Specialist mobile detection technology is being used to detect and seize illegal phones used by prisoners, Justice Secretary David Gauke has revealed. The new technology is the latest weapon in the fight against phone smuggling which can lead to drug-dealing and violence behind bars.
The technology works by sending real-time alerts when a mobile is detected in prison. The detail is shown on a digital heat map which identifies the strength of the signal. This allows prison officers to pinpoint the location of the phone down to the exact cell.
Staff can also track data over time to watch for patterns emerging (for example when inmates conspire to smuggle drugs into prison). This intelligence is then analysed and, in conjunction with law enforcement partners, can subsequently lead to arrests.
David Gauke said: “As criminals look for new ways in which to smuggle contraband into prisons, it’s vital that we stay one step ahead. This kind of technology will help prevent them operating from their cells. This is vital to ensure prisons are places of safety and rehabilitation where offenders can turn their backs on crime for good.”
Illicit use of phones in prisons to co-ordinate crime fuels high levels of violence as offenders vie for control of the internal market and enforce drug debts. Phones can also be employed to terrorise victims and maintain outside criminal networks.
Restoring stability across the prisons estate
The technology is part of a wider multi-million pound strategy designed to restore stability to prisons, with other measures including security scanners, improved searching techniques, phone-blocking technology and a Financial Crime Unit to target the criminal kingpins operating in jails.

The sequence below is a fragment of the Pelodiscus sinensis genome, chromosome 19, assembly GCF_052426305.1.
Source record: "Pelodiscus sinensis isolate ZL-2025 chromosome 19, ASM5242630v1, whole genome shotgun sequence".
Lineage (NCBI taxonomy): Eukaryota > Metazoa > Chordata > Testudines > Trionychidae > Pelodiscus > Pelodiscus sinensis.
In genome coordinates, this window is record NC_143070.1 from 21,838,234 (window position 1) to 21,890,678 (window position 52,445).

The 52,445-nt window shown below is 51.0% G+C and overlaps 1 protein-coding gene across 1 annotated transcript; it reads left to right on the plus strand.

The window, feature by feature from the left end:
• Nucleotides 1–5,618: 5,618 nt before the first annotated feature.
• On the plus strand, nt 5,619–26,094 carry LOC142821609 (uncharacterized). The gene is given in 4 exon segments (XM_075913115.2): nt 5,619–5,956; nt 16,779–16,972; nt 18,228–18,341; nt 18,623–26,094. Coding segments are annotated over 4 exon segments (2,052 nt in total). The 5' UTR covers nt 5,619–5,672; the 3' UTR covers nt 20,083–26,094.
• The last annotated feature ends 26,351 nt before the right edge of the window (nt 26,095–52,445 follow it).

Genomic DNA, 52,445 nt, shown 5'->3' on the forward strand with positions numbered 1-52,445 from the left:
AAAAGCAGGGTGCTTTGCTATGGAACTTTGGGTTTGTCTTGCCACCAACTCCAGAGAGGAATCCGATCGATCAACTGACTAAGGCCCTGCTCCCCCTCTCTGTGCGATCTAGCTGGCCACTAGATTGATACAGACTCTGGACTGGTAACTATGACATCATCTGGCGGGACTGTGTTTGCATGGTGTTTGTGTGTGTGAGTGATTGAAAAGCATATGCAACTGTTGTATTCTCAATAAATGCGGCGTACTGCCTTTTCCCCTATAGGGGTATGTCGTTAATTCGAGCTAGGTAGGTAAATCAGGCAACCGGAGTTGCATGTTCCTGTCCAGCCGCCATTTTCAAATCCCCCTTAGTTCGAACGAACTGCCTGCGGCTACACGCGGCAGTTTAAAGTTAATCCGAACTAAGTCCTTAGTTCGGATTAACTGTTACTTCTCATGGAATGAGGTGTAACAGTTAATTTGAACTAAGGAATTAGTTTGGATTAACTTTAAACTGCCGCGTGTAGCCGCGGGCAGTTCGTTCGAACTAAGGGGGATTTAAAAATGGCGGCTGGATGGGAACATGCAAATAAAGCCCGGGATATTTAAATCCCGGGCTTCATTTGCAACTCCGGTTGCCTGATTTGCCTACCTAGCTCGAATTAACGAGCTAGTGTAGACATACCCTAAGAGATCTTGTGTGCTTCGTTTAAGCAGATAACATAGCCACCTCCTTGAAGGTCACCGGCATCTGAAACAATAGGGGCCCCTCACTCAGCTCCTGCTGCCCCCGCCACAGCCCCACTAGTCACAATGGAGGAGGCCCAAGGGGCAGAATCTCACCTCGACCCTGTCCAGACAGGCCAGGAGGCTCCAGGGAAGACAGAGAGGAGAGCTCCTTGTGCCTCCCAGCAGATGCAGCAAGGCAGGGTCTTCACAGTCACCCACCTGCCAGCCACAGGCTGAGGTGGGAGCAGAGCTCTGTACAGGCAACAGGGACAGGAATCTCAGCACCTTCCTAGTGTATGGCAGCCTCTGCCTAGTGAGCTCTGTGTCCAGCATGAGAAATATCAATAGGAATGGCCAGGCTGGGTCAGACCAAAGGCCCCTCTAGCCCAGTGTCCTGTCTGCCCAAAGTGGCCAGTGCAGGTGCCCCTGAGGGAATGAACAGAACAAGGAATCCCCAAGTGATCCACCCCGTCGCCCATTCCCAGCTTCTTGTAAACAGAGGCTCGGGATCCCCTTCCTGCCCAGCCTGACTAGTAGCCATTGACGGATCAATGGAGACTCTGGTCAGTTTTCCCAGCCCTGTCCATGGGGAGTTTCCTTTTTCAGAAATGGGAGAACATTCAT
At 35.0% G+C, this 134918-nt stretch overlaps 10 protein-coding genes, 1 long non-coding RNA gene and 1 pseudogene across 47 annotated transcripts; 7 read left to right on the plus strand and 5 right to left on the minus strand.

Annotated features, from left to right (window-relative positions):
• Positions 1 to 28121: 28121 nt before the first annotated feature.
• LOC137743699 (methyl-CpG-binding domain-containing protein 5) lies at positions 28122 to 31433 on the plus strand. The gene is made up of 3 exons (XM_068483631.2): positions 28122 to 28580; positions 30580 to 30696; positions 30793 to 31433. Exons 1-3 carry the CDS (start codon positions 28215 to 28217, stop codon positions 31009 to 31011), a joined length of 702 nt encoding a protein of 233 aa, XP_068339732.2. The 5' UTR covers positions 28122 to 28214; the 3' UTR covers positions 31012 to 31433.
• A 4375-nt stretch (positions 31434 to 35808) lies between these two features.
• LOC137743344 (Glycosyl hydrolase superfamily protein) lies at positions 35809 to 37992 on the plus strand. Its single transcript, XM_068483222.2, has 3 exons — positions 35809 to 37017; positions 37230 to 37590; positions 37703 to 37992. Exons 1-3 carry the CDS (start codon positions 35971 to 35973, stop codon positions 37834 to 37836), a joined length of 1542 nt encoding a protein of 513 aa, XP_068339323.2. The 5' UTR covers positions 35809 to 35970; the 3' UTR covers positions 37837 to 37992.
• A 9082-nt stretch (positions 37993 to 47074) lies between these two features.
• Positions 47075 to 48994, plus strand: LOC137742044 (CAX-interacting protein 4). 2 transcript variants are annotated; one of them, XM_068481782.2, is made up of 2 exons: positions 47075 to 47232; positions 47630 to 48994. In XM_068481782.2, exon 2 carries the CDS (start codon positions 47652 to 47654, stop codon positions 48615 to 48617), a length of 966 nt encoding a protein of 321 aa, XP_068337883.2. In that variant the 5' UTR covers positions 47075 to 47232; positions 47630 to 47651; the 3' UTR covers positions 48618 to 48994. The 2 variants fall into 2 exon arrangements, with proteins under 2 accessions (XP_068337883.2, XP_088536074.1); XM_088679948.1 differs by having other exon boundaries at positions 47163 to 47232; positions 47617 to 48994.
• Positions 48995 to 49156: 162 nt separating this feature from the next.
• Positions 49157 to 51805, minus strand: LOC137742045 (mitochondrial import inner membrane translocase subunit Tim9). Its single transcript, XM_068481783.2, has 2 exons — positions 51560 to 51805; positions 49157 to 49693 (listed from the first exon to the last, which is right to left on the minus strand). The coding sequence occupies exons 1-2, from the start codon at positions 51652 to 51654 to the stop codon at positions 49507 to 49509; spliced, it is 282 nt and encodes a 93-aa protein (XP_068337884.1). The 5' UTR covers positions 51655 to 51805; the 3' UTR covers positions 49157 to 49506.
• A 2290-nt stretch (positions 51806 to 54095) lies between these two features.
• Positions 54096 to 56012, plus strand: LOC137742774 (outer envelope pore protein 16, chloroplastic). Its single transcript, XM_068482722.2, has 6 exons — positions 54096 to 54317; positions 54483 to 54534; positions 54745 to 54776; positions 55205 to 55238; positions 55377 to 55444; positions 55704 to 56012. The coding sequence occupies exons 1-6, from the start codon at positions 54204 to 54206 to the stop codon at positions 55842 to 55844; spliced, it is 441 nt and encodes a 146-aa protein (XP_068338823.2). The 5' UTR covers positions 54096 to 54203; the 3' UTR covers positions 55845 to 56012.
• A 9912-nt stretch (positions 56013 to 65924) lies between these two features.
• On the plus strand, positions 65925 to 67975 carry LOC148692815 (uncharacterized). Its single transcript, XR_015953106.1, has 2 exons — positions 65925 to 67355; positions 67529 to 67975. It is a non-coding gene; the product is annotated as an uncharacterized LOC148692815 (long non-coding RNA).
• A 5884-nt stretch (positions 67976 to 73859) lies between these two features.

Following a successful six-month trial of the latest technology in one prison, the technology is now in use in five locations across the country.
There’s a direct link between crime on the wings and landings and crime in the UK’s towns and cities. Ensuring there’s less crime in prisons means less crime in local communities.
Since January last year, the Government has invested £70 million in safety and security measures in a bid to help restore stability to the prisons estate. On top of this, £14 million is being invested each year to prevent criminal gangs from smuggling drugs into prisons.
This has come against a backdrop of rising prison officer numbers, with more than 4,700 additional officers recruited since October 2016 and staffing levels at their highest number since 2012.